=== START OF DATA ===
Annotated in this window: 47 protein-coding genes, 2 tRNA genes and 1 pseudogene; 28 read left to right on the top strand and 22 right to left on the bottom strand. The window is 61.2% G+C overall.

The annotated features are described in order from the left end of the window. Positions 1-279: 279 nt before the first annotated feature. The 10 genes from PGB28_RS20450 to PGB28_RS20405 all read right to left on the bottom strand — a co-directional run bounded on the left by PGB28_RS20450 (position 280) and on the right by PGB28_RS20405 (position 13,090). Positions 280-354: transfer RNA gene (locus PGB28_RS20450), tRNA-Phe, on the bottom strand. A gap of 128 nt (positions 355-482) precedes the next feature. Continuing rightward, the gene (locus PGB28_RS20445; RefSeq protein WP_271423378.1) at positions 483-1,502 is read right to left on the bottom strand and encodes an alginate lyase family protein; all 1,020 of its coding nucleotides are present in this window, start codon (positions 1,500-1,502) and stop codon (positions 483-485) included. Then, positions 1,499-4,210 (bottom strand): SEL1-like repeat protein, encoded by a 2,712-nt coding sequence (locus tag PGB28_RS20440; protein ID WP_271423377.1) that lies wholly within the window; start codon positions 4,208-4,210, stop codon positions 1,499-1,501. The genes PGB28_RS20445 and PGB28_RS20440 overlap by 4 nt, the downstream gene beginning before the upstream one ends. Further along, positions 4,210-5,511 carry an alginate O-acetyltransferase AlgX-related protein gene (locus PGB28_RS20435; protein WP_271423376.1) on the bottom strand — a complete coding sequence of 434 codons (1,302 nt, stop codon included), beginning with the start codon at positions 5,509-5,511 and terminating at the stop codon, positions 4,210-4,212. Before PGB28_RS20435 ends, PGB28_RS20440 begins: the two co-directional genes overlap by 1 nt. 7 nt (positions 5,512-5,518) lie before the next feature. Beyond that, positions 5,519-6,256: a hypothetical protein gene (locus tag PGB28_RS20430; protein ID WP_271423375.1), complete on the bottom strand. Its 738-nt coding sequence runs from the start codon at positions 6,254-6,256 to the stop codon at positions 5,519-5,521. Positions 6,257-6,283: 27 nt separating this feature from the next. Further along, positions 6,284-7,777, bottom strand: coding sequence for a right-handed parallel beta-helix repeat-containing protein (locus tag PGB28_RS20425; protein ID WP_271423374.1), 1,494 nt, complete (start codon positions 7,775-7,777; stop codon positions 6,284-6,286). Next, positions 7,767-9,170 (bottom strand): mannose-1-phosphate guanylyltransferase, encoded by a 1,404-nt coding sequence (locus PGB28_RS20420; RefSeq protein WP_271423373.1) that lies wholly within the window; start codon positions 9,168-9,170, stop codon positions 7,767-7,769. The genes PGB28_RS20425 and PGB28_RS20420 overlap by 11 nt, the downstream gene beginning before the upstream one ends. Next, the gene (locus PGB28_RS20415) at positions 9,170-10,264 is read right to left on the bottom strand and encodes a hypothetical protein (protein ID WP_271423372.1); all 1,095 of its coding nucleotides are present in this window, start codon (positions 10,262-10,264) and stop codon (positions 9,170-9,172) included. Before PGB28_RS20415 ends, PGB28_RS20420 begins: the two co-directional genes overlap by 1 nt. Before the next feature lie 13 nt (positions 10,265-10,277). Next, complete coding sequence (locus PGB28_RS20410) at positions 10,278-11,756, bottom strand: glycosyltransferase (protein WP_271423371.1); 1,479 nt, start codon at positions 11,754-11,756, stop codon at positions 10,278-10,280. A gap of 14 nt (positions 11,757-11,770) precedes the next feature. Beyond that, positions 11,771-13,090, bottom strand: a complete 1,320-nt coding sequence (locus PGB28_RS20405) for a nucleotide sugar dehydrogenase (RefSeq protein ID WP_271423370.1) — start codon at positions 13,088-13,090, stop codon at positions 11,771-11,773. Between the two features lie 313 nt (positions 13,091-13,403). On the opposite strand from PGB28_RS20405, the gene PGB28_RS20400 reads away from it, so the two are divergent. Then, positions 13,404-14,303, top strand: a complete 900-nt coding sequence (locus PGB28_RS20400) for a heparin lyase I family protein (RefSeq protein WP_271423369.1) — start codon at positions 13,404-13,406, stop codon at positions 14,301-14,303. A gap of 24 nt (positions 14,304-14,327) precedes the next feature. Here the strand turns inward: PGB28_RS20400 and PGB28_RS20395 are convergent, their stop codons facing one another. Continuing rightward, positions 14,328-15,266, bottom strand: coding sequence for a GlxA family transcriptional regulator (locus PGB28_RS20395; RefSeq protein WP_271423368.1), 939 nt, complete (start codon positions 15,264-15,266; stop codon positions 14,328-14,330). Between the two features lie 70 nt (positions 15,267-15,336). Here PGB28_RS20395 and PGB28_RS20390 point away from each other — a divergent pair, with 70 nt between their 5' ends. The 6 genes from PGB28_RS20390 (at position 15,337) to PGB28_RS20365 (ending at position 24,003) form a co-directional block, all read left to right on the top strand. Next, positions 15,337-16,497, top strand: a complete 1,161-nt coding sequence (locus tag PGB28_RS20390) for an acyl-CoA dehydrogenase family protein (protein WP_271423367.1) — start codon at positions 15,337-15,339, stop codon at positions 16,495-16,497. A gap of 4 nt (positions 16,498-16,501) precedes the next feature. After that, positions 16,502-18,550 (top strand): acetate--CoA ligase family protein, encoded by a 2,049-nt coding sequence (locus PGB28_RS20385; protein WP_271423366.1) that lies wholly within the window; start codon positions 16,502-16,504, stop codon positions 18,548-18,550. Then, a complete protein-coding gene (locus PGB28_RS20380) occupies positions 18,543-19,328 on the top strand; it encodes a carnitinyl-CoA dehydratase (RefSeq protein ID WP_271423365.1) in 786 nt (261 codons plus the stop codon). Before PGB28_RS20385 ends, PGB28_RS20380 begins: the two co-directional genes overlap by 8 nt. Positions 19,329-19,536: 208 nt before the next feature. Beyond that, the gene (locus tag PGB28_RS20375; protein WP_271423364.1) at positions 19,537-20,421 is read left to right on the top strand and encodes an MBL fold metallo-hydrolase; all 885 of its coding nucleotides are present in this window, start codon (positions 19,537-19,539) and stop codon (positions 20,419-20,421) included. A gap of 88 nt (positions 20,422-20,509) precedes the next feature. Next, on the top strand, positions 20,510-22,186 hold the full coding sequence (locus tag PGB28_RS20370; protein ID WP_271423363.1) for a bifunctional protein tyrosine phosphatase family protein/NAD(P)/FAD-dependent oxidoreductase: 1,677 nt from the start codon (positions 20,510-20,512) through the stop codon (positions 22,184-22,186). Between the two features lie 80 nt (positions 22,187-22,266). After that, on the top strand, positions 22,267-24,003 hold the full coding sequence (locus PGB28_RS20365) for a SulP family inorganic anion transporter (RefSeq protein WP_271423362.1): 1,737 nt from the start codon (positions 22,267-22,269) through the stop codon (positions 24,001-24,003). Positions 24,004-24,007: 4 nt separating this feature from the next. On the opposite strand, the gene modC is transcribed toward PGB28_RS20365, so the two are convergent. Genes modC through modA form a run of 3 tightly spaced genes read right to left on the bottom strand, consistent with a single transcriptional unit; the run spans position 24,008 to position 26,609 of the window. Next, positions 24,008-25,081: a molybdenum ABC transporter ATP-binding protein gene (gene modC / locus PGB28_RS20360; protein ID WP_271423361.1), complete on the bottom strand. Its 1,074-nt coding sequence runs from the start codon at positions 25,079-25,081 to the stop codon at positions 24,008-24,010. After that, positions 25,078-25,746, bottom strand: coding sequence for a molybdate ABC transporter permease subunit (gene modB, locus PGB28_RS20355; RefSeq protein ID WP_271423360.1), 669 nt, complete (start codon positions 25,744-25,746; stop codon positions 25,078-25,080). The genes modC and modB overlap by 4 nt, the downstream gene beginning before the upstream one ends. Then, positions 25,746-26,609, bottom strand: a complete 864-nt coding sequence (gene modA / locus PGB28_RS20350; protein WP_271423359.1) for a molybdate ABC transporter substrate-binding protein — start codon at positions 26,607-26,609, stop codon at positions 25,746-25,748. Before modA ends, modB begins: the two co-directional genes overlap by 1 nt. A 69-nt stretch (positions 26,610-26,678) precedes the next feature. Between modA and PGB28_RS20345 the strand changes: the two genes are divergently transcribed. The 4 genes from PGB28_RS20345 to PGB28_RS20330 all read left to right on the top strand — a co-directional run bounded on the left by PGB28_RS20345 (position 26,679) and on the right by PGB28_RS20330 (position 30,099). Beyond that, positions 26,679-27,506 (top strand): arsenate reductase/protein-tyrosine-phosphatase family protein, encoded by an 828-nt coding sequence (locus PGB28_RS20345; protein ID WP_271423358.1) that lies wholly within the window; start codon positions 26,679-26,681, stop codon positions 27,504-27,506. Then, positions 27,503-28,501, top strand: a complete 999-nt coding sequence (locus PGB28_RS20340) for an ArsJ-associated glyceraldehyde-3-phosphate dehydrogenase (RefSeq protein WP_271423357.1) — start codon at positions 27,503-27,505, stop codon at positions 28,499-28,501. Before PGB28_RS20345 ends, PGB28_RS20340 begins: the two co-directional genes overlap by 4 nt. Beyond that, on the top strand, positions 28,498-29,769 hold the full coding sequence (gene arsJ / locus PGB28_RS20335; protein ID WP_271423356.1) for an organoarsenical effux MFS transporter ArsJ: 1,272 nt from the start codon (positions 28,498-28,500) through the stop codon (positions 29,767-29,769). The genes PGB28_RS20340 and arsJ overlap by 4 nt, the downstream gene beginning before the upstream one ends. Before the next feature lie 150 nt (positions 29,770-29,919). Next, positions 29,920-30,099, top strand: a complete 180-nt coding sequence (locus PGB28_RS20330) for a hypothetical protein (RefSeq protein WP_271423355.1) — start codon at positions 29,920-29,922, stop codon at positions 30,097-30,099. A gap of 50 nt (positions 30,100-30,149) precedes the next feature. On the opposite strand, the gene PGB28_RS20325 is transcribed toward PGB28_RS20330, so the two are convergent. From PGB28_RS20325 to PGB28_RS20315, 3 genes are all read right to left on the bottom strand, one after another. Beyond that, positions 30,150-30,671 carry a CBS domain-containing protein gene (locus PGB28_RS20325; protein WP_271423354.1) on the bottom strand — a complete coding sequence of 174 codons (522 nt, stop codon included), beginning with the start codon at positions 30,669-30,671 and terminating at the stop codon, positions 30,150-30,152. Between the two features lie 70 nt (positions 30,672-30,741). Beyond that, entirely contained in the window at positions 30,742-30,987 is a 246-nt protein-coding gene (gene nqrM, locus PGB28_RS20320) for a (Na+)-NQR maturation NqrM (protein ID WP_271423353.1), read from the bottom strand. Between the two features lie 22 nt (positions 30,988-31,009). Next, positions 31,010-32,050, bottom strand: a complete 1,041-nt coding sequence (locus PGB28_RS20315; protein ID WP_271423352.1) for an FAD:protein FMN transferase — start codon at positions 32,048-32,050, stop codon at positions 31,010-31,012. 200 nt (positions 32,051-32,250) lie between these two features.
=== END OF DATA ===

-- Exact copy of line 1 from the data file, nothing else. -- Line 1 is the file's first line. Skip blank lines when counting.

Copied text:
Annotated in this window: 47 protein-coding genes, 2 tRNA genes and 1 pseudogene; 28 read left to right on the top strand and 22 right to left on the bottom strand. The window is 61.2% G+C overall.